Sunday, March 18, 2012

Mio C220 review


UPDATE: This model has been discontinued. For current recommendations, please refer to our auto GPS buyers guide or check out our other Mio GPS reviews.

I’ve been trying out the Mio C220 for the past couple of weeks, and I am convinced that it is a great value. Currently available for around $185 $165 (and the price may drop even more between now and the holidays), this unit will likely be one of the market leaders in terms of budget car navigation systems.

The Mio DigiWalker C220 has pre-loaded maps of all 50 United States, a 3.5″ touch screen, SiRFstar III chipset and over 3.5 million points of interest (POIs).

There are no frills here — no MP3 player, Bluetooth or text-to-speech (so you’ll get “turn left in 200 feet” instead of “turn left in 200 feet on Highland Drive”). For those features, you’ll need to step up to the Mio DigiWalker C520.

Some reviewers have complained about the screen visibility, and it’s not the brightest. But I think it is generally quite legible, even in bright sunlight. It is however, difficult for me to read it in bright light while wearing sunglasses, and I nearly always wear sunglasses while driving. In the end, the screen probably is the weakest feature of the unit.

UPDATE: A new unit, the Mio C230, improves the screen and adds text-to-speech, but drops the number of POIs to around one million.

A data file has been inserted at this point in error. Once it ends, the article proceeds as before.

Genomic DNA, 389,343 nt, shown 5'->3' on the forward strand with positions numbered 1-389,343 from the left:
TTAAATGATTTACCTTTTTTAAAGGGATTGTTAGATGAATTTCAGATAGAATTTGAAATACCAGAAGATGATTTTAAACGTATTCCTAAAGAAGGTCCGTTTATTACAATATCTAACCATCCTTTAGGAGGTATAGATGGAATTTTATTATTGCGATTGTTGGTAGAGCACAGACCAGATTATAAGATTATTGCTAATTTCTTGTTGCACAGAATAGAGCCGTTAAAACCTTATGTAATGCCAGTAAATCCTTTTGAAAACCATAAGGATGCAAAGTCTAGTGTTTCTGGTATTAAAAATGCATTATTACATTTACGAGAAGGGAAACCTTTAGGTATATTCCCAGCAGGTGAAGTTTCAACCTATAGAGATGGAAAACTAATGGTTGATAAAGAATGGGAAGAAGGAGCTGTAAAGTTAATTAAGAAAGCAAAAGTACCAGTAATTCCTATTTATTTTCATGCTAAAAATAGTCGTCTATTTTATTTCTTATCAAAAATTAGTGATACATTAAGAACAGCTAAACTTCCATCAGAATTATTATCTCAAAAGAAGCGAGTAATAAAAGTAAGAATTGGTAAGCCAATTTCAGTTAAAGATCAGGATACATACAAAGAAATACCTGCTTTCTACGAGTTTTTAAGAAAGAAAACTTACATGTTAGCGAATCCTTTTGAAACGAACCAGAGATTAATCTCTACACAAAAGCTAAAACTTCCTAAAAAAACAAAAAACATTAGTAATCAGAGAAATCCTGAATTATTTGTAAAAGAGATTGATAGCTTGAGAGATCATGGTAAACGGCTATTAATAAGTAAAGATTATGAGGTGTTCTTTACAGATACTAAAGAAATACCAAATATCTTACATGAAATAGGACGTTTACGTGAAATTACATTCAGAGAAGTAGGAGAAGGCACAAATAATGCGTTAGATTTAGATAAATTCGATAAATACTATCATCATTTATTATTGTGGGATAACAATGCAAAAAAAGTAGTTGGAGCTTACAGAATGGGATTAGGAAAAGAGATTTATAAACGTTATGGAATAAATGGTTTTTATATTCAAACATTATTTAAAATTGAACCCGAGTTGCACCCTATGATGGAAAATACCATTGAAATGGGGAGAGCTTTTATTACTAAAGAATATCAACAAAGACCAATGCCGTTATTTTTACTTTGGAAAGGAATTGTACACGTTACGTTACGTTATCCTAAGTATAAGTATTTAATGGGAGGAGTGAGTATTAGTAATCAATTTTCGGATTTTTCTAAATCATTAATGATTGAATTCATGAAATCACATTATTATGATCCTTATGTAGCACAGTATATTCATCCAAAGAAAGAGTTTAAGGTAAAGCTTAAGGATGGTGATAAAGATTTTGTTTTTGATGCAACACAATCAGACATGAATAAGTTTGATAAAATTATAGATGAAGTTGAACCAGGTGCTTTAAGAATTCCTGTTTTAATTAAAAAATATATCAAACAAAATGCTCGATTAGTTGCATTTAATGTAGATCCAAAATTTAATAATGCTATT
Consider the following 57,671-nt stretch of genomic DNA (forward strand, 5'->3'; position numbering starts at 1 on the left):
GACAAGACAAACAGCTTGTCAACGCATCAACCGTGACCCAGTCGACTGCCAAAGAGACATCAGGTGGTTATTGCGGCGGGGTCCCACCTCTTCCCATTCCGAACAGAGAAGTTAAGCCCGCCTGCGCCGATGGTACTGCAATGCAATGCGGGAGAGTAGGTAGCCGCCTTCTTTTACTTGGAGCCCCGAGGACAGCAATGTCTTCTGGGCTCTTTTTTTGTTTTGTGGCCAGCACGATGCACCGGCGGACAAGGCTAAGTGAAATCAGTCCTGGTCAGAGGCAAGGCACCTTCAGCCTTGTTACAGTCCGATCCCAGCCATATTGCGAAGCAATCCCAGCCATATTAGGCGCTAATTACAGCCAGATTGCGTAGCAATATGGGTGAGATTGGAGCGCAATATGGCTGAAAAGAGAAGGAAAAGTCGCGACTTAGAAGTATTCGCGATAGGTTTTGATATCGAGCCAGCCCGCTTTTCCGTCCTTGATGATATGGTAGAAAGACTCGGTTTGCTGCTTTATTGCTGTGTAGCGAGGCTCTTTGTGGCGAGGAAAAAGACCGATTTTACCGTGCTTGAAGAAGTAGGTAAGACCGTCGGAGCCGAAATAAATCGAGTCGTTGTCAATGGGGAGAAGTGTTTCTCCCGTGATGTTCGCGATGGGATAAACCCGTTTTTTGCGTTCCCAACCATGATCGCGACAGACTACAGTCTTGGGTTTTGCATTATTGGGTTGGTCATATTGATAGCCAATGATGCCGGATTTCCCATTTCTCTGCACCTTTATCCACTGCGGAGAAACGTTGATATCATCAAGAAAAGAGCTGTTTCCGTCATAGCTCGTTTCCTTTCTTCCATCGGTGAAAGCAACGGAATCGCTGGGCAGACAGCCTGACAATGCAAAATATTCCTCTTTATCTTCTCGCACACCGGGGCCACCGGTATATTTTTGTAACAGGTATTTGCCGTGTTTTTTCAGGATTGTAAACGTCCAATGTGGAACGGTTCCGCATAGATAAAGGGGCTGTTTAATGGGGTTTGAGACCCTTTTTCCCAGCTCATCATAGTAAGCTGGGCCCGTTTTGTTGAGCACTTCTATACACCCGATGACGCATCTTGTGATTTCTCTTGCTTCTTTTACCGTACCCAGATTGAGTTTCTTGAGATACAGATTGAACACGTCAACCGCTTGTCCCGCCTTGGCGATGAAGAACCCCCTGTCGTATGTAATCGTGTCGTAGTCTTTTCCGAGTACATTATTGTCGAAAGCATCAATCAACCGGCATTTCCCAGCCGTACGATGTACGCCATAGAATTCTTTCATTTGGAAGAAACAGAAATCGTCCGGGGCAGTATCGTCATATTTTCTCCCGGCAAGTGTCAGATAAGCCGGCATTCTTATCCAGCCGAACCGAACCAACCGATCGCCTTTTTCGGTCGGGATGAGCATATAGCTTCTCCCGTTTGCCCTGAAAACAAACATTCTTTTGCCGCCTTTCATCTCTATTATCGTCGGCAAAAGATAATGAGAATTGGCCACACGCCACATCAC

Compare prices on the Mio C220

The Mio C220 has lots of features in common with the C520, including the fact that it is highly customizable. I’ll have more details in the pros and cons list further down the review.

Mio C220 routing

Generally speaking, the Mio C220 does a fine job of routing, though I did not test it out in a highly urbanized environment. It seems to utilize the same routing algorithms as the C520, which I did test out in the city.

In my small town, I noticed a tendency to try to redirect me back to a major thoroughfare if I was taking a back street to my home, even though I was only blocks away from my destination. My nuvi 660 did better; not only did it not redirect me back to the highway, it successfully called out the turn I wanted to make that would parallel the main drag.

This is just a minor annoyance though. I expect that the Mio C220 will perform well in most cases.

Mio C220 split screen interface

The split screen is a nice feature. Having a bit of a lead foot, I especially like being able to see my current speed on the main navigation screen.

One place the C220 differs from the C520 is in this split screen interface. The split screen on the C220 doesn’t have as many fields as the C520’s, but it is quite adequate for most people’s needs, and it can be customized as well.

In the C220, the split screen interface is dubbed the “cockpit” view, shown below. You can also use the entire screen to view the map for route planning. The top most portion of the “cockpit” shows the next maneuver. Below that is the distance to next turn. At the bottom is a menu button. The three pale green fields in between can be customized with your choice of the following:


  • Distance to destination (default)
  • Time to destination (default)
  • Distance to next via point
  • Time to next via point
  • Time to next maneuver
  • Speed
  • Speed limit
  • Arrival at next via point